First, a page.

Mamas, let your daughters play sports
Steely eyes on opposing sides watched carefully during warm-ups to size up the strength and skill of those they came to engage in the first game on just the third day of school at McIntosh High. Coach Pearce had little time to select players after tryouts and mold them into the synchronized machine they need to be.
When the umpire declared “Play ball!” tension became action, dust flying as the batter dug in feet like a pawing bull, infielders poised for quick moves as the pitcher fired the ball across the plate.
It wasn’t long until chants gave way to grunts and panting breath of exertion stretching far outside the comfort zone, fielders lunging to intercept the ball with a pop in their glove, hurling bullets to bases in desperation to beat the runner stretching to outrun the throw while spectators roared.
Fire-in-the-belly mixed with sweat and yells of encouragement to teammates but the other school scored; we needed to hold them and catch up.
Each batter reached way down in their gut to find the focus to put the bat on the ball, resolved to sprint faster this time to beat the throw, determined to run like the wind after first base and slide under the throw to touch the base first with their leading foot in a cloud of red dust.
Aches and pains were disregarded in the dugout, sweat-stained faces focused on the field, dirty arms and the occasional bloody skinned elbow ignored as they screamed their joy and slapped an attaboy at a scoring teammate.
These McIntosh Lady Chiefs softball players are the same feminine creatures who will primp for an hour to get their hair and makeup just right to be a knockout in a slinky dress.
While their game blood is up, though, best to stay out of their way as they have a job to do and will run right over you to do it. Better still to give them some distance so in their team mode they can wallow privately in the same indulgent comforts as boys — yell encouragement to each other, talk trash, scratch and fart and belch, and after the games when they are tired, dirty and hungry, eat with the delicacy of feral hogs if nobody is watching.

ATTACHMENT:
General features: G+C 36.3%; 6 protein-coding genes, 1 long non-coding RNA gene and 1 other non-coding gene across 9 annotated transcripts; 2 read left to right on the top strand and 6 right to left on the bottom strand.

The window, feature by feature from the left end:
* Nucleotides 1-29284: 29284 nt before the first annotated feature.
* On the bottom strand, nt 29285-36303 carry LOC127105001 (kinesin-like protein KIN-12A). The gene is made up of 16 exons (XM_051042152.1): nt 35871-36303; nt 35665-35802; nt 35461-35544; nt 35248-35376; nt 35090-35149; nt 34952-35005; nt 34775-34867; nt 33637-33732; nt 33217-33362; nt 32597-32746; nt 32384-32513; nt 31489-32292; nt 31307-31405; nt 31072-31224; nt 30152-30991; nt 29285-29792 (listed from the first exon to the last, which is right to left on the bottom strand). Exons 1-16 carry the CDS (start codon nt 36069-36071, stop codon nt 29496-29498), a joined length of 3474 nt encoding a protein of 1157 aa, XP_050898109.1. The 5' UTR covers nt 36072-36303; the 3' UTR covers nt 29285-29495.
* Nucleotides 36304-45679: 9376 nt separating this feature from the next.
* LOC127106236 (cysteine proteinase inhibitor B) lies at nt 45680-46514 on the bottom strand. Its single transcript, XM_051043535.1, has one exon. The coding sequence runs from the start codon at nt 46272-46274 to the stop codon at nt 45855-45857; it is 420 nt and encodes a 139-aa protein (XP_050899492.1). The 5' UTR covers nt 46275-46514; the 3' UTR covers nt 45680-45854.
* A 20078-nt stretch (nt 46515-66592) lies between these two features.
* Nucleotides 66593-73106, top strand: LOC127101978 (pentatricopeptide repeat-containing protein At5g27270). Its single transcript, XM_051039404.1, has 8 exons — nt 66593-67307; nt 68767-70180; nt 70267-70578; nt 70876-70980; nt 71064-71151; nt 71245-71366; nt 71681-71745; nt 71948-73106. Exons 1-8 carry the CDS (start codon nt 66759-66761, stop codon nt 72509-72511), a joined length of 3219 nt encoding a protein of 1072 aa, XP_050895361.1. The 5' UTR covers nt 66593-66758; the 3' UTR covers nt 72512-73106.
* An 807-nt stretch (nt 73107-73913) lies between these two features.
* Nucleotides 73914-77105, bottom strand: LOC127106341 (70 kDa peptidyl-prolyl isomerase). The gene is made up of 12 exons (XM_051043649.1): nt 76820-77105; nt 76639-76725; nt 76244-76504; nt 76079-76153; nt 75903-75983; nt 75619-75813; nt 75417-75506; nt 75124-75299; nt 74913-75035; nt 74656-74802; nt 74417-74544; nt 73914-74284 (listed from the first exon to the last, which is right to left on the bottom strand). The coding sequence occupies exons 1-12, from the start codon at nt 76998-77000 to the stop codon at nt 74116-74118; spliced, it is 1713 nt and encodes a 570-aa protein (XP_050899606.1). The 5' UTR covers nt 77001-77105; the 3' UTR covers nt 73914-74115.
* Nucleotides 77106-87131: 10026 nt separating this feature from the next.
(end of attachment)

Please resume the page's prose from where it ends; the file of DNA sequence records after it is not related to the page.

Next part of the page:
Not knowing whether they will win or lose, for every game they suit up to battle for their school, for each other, for their coach and for themselves, but after the dust settles and the showers wash away the dirt and sweat, they put away their warrior to re-cloak as teenage girls.
They walk the halls of their school as young ladies proud of accomplishment from hard work well done; sometimes they are the alluring heartbreaker who drives young men wild.
This is a call to younger girls; if you want to keep your feminine side but tap your inner warrior to represent your school, this is one way to do it, and you’ll find opportunities in multiple girls sports at every high school.
At McIntosh High, Coach Pearce wants you on the softball team. The best way to prepare is to start at a young age playing ball with the local recreation league — in Peachtree City call Kent at 678-313-1200 but you better hurry to register for the fall season.
Middle school girls should also play ball on your school team, where fundamentals get honed into sharper skill.
By the time you reach high school, you’ll be ready for Coach Pearce to take you to a higher level, to challenge you and build on your abilities to achieve more than you dreamed you could.
Beyond personal satisfaction and proudly representing your school, you will be storing away memories of stretching your own limits side-by-side with your teammates in tough contests, memories you will hold dear even when your hair turns grey.
As long as kids and young adults strive for excellence in sports, we parents will watch with a kind of vicarious thrill in their struggle for victory, and so it was with me this first game of the season.
Our team fell behind several runs and only in a late inning caught fire, players feeding off each other’s enthusiasm, ending the game by tournament rules with a hard-fought tie.
But earlier in the game, my petite daughter, Melanie, scored the first McIntosh run, a close call in a sliding dust storm and collision with the catcher at home plate, then she jumped up and jogged to the dugout with a smirk of pride.
Just before the summer, when we took photos of Melanie dressed for a dance date, I thought with wonder she must be the prettiest thing I had ever seen.
I think all the Lady Chief parents would agree both the feminine and warrior side of our girls are important parts of who they are, who they are becoming, and we are bursting proud of them.
[Terry Garlock of Peachtree City occasionally contributes a column to The Citizen. His email is firstname.lastname@example.org.]